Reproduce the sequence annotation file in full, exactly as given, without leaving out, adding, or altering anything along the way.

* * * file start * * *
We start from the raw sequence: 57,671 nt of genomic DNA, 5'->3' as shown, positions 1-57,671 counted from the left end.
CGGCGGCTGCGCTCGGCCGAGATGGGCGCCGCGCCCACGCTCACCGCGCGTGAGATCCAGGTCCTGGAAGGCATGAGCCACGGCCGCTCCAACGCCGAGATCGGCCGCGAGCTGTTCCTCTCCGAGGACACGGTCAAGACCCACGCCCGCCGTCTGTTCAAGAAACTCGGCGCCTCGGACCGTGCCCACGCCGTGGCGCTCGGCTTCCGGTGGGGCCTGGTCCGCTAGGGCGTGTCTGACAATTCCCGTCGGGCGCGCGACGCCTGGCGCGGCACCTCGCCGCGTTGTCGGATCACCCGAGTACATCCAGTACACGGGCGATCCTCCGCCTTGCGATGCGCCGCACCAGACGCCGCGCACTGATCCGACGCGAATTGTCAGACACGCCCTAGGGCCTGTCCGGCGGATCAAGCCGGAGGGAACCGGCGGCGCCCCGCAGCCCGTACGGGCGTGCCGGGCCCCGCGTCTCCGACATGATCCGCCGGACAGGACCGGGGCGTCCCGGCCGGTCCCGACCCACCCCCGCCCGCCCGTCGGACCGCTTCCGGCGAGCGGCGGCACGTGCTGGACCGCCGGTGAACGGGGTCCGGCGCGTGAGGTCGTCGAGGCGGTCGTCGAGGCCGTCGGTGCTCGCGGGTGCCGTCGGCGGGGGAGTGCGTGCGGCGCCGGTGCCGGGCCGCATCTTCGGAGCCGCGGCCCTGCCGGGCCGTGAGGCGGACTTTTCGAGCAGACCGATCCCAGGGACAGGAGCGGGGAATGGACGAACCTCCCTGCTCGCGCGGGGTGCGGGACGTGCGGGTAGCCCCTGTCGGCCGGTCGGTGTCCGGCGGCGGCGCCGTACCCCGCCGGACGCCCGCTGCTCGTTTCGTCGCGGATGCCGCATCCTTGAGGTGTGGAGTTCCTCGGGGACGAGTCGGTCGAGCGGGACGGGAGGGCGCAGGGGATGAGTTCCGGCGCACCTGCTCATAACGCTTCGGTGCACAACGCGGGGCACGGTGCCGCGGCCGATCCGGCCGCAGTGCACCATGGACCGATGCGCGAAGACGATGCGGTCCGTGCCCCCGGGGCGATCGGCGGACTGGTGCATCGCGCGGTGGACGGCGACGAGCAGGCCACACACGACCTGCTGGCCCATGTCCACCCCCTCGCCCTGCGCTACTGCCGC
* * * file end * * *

We start from the raw sequence: 57,671 nt of genomic DNA, 5'->3' as shown, positions 1-57,671 counted from the left end.
CGGCGGCTGCGCTCGGCCGAGATGGGCGCCGCGCCCACGCTCACCGCGCGTGAGATCCAGGTCCTGGAAGGCATGAGCCACGGCCGCTCCAACGCCGAGATCGGCCGCGAGCTGTTCCTCTCCGAGGACACGGTCAAGACCCACGCCCGCCGTCTGTTCAAGAAACTCGGCGCCTCGGACCGTGCCCACGCCGTGGCGCTCGGCTTCCGGTGGGGCCTGGTCCGCTAGGGCGTGTCTGACAATTCCCGTCGGGCGCGCGACGCCTGGCGCGGCACCTCGCCGCGTTGTCGGATCACCCGAGTACATCCAGTACACGGGCGATCCTCCGCCTTGCGATGCGCCGCACCAGACGCCGCGCACTGATCCGACGCGAATTGTCAGACACGCCCTAGGGCCTGTCCGGCGGATCAAGCCGGAGGGAACCGGCGGCGCCCCGCAGCCCGTACGGGCGTGCCGGGCCCCGCGTCTCCGACATGATCCGCCGGACAGGACCGGGGCGTCCCGGCCGGTCCCGACCCACCCCCGCCCGCCCGTCGGACCGCTTCCGGCGAGCGGCGGCACGTGCTGGACCGCCGGTGAACGGGGTCCGGCGCGTGAGGTCGTCGAGGCGGTCGTCGAGGCCGTCGGTGCTCGCGGGTGCCGTCGGCGGGGGAGTGCGTGCGGCGCCGGTGCCGGGCCGCATCTTCGGAGCCGCGGCCCTGCCGGGCCGTGAGGCGGACTTTTCGAGCAGACCGATCCCAGGGACAGGAGCGGGGAATGGACGAACCTCCCTGCTCGCGCGGGGTGCGGGACGTGCGGGTAGCCCCTGTCGGCCGGTCGGTGTCCGGCGGCGGCGCCGTACCCCGCCGGACGCCCGCTGCTCGTTTCGTCGCGGATGCCGCATCCTTGAGGTGTGGAGTTCCTCGGGGACGAGTCGGTCGAGCGGGACGGGAGGGCGCAGGGGATGAGTTCCGGCGCACCTGCTCATAACGCTTCGGTGCACAACGCGGGGCACGGTGCCGCGGCCGATCCGGCCGCAGTGCACCATGGACCGATGCGCGAAGACGATGCGGTCCGTGCCCCCGGGGCGATCGGCGGACTGGTGCATCGCGCGGTGGACGGCGACGAGCAGGCCACACACGACCTGCTGGCCCATGTCCACCCCCTCGCCCTGCGCTACTGCCGC